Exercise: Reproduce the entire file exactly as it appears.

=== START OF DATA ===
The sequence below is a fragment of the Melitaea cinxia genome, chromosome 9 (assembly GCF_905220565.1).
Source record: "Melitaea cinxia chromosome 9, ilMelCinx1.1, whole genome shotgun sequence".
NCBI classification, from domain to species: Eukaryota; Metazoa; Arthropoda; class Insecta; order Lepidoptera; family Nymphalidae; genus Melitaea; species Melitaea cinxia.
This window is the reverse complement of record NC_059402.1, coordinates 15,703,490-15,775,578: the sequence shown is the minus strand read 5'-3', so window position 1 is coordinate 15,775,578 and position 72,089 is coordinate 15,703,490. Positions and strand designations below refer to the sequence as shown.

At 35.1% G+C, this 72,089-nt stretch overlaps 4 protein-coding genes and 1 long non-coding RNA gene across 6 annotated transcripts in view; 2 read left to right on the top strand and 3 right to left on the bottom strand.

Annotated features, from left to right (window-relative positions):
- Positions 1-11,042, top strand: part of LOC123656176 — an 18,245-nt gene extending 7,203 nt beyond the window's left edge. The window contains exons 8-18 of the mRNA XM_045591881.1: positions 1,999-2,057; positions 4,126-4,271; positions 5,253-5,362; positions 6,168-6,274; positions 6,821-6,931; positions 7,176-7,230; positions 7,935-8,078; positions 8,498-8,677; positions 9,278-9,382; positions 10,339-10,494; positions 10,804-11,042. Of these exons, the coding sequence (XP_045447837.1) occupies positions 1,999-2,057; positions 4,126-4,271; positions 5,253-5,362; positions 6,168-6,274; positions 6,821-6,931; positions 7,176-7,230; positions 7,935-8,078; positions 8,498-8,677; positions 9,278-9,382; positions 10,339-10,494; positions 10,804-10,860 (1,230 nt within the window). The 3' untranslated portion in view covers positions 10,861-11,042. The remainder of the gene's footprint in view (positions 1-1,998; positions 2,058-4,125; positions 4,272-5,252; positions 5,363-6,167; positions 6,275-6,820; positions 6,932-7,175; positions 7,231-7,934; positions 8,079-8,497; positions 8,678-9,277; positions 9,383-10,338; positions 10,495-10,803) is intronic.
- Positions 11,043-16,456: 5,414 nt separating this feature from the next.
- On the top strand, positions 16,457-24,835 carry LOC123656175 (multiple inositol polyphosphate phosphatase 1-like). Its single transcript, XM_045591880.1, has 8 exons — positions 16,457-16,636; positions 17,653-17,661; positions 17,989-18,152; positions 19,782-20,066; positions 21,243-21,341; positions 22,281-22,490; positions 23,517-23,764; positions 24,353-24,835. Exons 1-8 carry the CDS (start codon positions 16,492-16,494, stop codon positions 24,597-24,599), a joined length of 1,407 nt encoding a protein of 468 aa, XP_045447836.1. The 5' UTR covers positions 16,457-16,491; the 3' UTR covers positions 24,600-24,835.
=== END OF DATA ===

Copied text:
The sequence below is a fragment of the Melitaea cinxia genome, chromosome 9 (assembly GCF_905220565.1).
Source record: "Melitaea cinxia chromosome 9, ilMelCinx1.1, whole genome shotgun sequence".
NCBI classification, from domain to species: Eukaryota; Metazoa; Arthropoda; class Insecta; order Lepidoptera; family Nymphalidae; genus Melitaea; species Melitaea cinxia.
This window is the reverse complement of record NC_059402.1, coordinates 15,703,490-15,775,578: the sequence shown is the minus strand read 5'-3', so window position 1 is coordinate 15,775,578 and position 72,089 is coordinate 15,703,490. Positions and strand designations below refer to the sequence as shown.

At 35.1% G+C, this 72,089-nt stretch overlaps 4 protein-coding genes and 1 long non-coding RNA gene across 6 annotated transcripts in view; 2 read left to right on the top strand and 3 right to left on the bottom strand.

Annotated features, from left to right (window-relative positions):
- Positions 1-11,042, top strand: part of LOC123656176 — an 18,245-nt gene extending 7,203 nt beyond the window's left edge. The window contains exons 8-18 of the mRNA XM_045591881.1: positions 1,999-2,057; positions 4,126-4,271; positions 5,253-5,362; positions 6,168-6,274; positions 6,821-6,931; positions 7,176-7,230; positions 7,935-8,078; positions 8,498-8,677; positions 9,278-9,382; positions 10,339-10,494; positions 10,804-11,042. Of these exons, the coding sequence (XP_045447837.1) occupies positions 1,999-2,057; positions 4,126-4,271; positions 5,253-5,362; positions 6,168-6,274; positions 6,821-6,931; positions 7,176-7,230; positions 7,935-8,078; positions 8,498-8,677; positions 9,278-9,382; positions 10,339-10,494; positions 10,804-10,860 (1,230 nt within the window). The 3' untranslated portion in view covers positions 10,861-11,042. The remainder of the gene's footprint in view (positions 1-1,998; positions 2,058-4,125; positions 4,272-5,252; positions 5,363-6,167; positions 6,275-6,820; positions 6,932-7,175; positions 7,231-7,934; positions 8,079-8,497; positions 8,678-9,277; positions 9,383-10,338; positions 10,495-10,803) is intronic.
- Positions 11,043-16,456: 5,414 nt separating this feature from the next.
- On the top strand, positions 16,457-24,835 carry LOC123656175 (multiple inositol polyphosphate phosphatase 1-like). Its single transcript, XM_045591880.1, has 8 exons — positions 16,457-16,636; positions 17,653-17,661; positions 17,989-18,152; positions 19,782-20,066; positions 21,243-21,341; positions 22,281-22,490; positions 23,517-23,764; positions 24,353-24,835. Exons 1-8 carry the CDS (start codon positions 16,492-16,494, stop codon positions 24,597-24,599), a joined length of 1,407 nt encoding a protein of 468 aa, XP_045447836.1. The 5' UTR covers positions 16,457-16,491; the 3' UTR covers positions 24,600-24,835.